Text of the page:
Vancouver Firm sending Canadians to play hockey in North Korea

Ali Pitargue / November 28, 2019

The Inertia Network is sending 50 Canadians to play hockey with North Koreans.
(Matt Reichel / The Inertia Network)

Hockey players in Canada could drop the puck on North Korean ice.

A Vancouver tourism firm is inviting Canadians to join a nine-day hockey tour in North Korea. Despite warnings from Canadian Travel Advisory to avoid all travel, the Inertia Network will assemble 30 hockey players and 20 spectators to Pyongyang next year to compete alongside North Korean athletes.

They get to partake in the Pyongyang Cup, where the organizers will form teams that mixes players from both Canada and North Korea.

Co-founder Matt Reichel describes this as a social experiment that allows players of different backgrounds to work together for a common goal.

“It’s not just about foreigners understanding North Korea or getting a vision of North Korea that’s being sanitized. It’s more about how you help North Koreans also shift their perspective on foreigners.” Matt Reichel, Inertia Network Co-Founder

UBC Professor of Global Affairs, Paul Evans, told BCIT News that he finds this outset peculiar. He said that while sport is usually seen as an apolitical venture, North Korea is akin to governing any international interaction.

“I think people make their own decisions or whether they want to go to North Korea, but they can’t assume that the North Korean interests in this are purely sporting.

Normally, these sport activities take place after you’ve got some kind of diplomatic opening. Right now, we don’t have any diplomatic opening with North Korea.” – Paul Evans, UBC Professor in Public and Global Affairs

Reichel recalled that he was able to organize the Pyongyang Cup after several years of strengthening his relationships with the North Korean hockey league. He helped produce a documentary called Closing The Gap about the Men’s National Team. As part of the film, he followed the players on an excursion to New Zealand, where he also served as a translator.

Canadians have organized sporting events in Pyongyang before. This includes Michael Spavor, one of the two Canadians currently detained in China for reconnaissance accusations.

Evans likened the Inertia Network’s venture to a private entrepreneurial vision as opposed to an effort that aligns with Canada’s diplomatic objectives.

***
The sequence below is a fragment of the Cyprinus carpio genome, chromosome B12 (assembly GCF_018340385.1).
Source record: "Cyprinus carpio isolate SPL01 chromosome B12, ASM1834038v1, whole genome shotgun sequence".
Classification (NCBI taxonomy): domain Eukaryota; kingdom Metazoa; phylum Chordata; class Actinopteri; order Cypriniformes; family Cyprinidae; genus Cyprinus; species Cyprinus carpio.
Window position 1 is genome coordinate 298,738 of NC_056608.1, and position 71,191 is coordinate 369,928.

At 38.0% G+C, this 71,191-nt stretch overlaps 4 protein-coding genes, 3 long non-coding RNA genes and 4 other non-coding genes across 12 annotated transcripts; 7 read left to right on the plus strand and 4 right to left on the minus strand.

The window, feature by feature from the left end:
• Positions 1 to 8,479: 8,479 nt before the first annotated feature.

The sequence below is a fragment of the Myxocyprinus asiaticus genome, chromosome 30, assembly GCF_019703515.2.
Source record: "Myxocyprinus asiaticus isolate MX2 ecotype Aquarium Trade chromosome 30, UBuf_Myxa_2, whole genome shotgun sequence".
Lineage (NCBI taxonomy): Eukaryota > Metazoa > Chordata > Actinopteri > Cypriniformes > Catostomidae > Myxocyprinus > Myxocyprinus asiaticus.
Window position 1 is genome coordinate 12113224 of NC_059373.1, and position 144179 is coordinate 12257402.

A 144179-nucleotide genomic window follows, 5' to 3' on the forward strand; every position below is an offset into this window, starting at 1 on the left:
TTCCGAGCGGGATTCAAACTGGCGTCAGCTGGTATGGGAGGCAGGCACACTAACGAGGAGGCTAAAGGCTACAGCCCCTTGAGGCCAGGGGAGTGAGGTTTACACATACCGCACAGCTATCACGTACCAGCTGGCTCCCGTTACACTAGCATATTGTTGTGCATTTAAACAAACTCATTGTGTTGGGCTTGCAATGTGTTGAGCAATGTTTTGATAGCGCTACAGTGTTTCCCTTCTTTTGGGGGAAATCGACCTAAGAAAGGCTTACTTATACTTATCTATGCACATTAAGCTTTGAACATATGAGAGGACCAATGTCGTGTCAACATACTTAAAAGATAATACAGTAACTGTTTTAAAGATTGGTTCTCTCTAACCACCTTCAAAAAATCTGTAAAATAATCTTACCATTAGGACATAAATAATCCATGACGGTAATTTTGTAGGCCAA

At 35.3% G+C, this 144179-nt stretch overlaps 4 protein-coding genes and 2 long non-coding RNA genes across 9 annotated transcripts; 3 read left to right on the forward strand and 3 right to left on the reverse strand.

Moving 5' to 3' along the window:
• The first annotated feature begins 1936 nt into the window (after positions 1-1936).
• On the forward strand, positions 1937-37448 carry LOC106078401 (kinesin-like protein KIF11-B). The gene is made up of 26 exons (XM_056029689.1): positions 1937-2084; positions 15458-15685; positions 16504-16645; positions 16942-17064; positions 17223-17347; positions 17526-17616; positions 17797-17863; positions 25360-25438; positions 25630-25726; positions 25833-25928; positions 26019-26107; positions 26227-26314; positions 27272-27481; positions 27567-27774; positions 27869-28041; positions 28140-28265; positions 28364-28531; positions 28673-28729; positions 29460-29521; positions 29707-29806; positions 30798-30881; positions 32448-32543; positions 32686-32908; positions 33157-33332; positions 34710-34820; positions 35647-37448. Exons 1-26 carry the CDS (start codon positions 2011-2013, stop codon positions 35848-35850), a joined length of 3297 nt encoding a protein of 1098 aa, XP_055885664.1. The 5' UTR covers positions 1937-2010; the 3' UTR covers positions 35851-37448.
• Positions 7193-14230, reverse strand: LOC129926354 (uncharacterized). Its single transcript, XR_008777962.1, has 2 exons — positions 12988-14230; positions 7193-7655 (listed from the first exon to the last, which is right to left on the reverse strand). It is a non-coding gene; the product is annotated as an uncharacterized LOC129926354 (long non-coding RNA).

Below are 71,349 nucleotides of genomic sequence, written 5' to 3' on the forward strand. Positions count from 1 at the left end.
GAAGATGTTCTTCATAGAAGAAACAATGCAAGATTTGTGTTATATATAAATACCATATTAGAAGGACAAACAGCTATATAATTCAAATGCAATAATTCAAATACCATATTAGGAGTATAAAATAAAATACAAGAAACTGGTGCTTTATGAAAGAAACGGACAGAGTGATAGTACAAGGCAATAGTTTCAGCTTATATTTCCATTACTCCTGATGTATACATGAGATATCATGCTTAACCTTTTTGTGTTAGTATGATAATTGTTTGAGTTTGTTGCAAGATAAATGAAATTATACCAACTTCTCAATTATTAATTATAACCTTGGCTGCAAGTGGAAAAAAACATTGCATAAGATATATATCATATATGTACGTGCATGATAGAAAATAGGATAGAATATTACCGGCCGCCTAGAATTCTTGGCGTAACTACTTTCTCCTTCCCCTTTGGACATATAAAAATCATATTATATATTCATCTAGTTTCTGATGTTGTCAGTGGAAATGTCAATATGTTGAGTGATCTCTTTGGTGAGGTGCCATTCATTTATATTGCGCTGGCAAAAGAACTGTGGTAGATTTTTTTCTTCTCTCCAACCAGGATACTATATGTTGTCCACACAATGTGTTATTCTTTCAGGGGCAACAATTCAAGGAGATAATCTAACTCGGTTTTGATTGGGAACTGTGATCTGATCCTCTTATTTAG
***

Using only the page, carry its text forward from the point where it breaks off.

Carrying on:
Canadian participants in the Pyongyang Cup tournament will be placed in mixed teams with North Korean players.
(Matt Reichel / The Inertia Network)

Traveller safety in North Korea

Canadian Global Affairs advises against all travel to North Korea “caused by its nuclear weapons development program and highly repressive regime.”

In order stay safe, the Canadian Travel Advisory warns that tourists must be knowledgeable of the regime’s rules. There is no Canadian government office stationed in Pyongyang to come for immediate assistance if they are detained.

According to the Canadian Travel Advisory, tourists should be aware of the following when travelling to North Korea:

  • Tourists have no right to privacy
  • Obtaining consular access is at the discretion of the North Korean Government
  • There is a shortage of electricity, clean water, and food
  • The government and tourism agencies monitor all accommodations and telecommunications
  • Telecommunications are unreliable

Reichel has worked in North Korea for 10 years, and he says that tourists can be safe in North Korea as long as they are mindful of the precautions.

“In North Korea, it’s just a matter of understanding very basic political behavior and not crossing that line. And every case of detention has been involved with somebody who has on purpose crossed that line.” – Matt Reichel, Inertia Network Co-Founder

Reichel says that they will go over safety briefings with the participants. The organizers will advise them to refrain from pulling propaganda posters, publicly bad-mouthing North Korean leadership, or bringing computers that contain files criticizing the regime.

The economic impact of North Korean tourism

North Korean travel also poses a number of ethical and moral concerns, particularly in how tourism dollars could get injected in the regime’s economy. Reichel says that tourism bares a small fraction in funding the North Korean regime.

“Tourism is not an industry that’s connected to the party,” says Reichel. “It doesn’t put money in the hands of the military on the nuclear program because those organizations control much more lucrative sectors of North Korean economy. Tourism is small fish.”

But Evans said that tourism dollars still factor in North Korean revenue, noting that tourism expeditions and agencies in Pyongyang are even more expensive than Seoul.

“It is true that it’s not a huge revenue source, but it is a significant one. They’re interested in attracting business people in, they’re interested in attracting revenue dollars into their system, too.” – Paul Evans, UBC Professor in Public and Global Affairs

Canadian Global Affairs advises tourists to avoid all travel to North Korea .
(llee_wu / Flickr)

Inertia Network will hold an information session about the hockey tour on November 28th. The session will have a Q&A, where they will address the moral and ethical concerns surrounding the program.